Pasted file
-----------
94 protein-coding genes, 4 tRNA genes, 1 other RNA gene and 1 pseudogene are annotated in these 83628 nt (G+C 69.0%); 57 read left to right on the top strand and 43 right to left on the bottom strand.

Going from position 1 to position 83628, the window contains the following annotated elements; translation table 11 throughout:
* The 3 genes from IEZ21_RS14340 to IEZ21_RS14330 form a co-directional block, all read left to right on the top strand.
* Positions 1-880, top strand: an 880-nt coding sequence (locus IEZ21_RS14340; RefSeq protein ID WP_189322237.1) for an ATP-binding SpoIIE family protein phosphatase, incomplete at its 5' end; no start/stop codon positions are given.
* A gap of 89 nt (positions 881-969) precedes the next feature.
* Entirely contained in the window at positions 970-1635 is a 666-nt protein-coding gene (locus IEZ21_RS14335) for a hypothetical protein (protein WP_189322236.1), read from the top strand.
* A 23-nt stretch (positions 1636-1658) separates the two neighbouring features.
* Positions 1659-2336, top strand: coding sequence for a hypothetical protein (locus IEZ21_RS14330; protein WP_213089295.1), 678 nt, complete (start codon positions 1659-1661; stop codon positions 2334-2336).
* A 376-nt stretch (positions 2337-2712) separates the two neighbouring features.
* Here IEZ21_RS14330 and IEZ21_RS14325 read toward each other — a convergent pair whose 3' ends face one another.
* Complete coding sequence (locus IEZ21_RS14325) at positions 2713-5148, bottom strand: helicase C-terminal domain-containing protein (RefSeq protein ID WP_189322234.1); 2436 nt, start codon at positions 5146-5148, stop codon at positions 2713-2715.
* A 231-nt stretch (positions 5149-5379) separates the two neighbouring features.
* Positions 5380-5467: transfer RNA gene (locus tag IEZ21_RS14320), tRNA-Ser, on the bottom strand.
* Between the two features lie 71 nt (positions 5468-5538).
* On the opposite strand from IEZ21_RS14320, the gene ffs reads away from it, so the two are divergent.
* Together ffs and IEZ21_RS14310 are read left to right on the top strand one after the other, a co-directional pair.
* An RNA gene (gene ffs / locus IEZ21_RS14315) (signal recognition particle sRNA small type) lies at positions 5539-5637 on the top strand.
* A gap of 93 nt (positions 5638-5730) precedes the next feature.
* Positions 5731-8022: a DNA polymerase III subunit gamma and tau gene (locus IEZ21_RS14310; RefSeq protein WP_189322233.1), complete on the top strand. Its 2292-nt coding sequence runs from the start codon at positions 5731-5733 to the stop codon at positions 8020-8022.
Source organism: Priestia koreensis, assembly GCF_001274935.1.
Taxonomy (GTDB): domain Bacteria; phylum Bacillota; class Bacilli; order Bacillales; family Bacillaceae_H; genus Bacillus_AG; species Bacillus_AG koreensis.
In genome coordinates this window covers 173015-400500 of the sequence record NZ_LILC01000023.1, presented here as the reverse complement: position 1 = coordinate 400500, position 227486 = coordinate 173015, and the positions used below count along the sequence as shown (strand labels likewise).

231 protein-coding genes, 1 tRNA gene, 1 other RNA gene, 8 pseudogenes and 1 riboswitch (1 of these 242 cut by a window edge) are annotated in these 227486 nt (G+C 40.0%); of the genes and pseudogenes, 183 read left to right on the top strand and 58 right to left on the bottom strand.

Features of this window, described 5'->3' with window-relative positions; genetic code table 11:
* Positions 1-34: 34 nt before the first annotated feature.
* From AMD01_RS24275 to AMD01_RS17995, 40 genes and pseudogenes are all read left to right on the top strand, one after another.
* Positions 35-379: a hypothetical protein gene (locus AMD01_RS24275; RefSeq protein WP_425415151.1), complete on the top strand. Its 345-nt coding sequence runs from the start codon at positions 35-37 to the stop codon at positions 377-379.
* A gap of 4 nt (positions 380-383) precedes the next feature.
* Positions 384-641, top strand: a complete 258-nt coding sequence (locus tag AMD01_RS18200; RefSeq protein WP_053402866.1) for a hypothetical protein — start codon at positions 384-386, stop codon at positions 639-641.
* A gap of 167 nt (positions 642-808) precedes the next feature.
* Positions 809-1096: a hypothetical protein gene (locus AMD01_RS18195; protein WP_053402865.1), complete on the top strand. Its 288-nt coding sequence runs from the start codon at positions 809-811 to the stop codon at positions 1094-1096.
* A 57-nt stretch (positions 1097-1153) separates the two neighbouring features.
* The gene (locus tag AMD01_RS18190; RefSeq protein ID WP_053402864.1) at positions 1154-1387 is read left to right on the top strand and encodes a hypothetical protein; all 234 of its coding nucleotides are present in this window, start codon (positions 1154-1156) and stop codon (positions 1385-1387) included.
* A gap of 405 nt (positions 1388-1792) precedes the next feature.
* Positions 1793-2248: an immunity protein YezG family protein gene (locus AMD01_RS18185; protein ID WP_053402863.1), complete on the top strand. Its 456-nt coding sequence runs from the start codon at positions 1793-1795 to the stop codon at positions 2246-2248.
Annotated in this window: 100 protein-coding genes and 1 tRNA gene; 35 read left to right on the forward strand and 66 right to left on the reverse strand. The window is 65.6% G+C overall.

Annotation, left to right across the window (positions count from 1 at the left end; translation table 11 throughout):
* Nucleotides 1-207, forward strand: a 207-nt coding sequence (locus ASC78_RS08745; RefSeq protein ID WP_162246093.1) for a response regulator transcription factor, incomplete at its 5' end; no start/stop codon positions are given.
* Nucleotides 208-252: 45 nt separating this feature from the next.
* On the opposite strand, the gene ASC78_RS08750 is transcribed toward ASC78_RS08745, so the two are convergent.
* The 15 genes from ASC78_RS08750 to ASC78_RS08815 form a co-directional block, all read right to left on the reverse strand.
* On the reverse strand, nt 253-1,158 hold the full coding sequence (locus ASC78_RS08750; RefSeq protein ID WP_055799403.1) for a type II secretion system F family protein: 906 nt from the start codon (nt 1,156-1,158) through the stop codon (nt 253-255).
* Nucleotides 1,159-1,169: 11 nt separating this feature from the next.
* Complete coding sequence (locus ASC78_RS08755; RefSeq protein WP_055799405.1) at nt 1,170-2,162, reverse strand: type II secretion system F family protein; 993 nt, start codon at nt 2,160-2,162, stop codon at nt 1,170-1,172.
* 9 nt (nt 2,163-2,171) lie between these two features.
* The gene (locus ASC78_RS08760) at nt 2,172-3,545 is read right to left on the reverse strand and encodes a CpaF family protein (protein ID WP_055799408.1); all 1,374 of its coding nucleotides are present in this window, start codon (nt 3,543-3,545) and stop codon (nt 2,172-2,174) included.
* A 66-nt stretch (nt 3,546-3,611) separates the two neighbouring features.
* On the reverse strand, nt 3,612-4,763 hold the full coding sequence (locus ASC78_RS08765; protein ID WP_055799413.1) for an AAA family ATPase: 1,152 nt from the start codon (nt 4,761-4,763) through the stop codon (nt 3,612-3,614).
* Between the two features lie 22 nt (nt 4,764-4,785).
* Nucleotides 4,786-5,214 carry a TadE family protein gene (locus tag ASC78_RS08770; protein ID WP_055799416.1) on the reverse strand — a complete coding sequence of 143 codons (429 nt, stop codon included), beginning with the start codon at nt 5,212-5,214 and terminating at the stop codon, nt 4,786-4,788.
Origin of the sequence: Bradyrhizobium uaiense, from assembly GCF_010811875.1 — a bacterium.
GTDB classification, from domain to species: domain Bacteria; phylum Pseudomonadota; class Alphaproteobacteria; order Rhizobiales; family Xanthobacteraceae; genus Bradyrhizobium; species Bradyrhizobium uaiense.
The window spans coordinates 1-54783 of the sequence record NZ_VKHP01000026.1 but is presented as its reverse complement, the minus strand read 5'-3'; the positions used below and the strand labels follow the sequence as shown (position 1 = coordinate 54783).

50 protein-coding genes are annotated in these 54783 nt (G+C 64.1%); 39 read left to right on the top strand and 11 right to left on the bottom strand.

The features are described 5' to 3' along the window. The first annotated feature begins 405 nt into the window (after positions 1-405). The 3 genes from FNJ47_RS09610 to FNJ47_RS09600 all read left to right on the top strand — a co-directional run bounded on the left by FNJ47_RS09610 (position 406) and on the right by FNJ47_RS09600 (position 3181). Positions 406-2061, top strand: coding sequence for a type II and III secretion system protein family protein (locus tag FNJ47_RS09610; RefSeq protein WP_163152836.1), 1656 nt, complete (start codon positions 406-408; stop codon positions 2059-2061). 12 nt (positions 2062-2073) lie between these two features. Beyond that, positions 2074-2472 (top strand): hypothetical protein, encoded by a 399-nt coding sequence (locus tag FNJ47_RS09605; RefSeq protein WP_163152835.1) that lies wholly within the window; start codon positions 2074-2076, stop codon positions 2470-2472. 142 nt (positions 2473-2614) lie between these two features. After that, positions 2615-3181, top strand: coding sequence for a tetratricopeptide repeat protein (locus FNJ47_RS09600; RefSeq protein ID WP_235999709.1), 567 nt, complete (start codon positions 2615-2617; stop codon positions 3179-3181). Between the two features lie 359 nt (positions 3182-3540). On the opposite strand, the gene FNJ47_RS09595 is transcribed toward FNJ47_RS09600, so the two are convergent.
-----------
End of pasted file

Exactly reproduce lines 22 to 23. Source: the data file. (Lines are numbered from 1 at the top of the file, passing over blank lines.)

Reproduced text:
In genome coordinates this window covers 173015-400500 of the sequence record NZ_LILC01000023.1, presented here as the reverse complement: position 1 = coordinate 400500, position 227486 = coordinate 173015, and the positions used below count along the sequence as shown (strand labels likewise).

231 protein-coding genes, 1 tRNA gene, 1 other RNA gene, 8 pseudogenes and 1 riboswitch (1 of these 242 cut by a window edge) are annotated in these 227486 nt (G+C 40.0%); of the genes and pseudogenes, 183 read left to right on the top strand and 58 right to left on the bottom strand.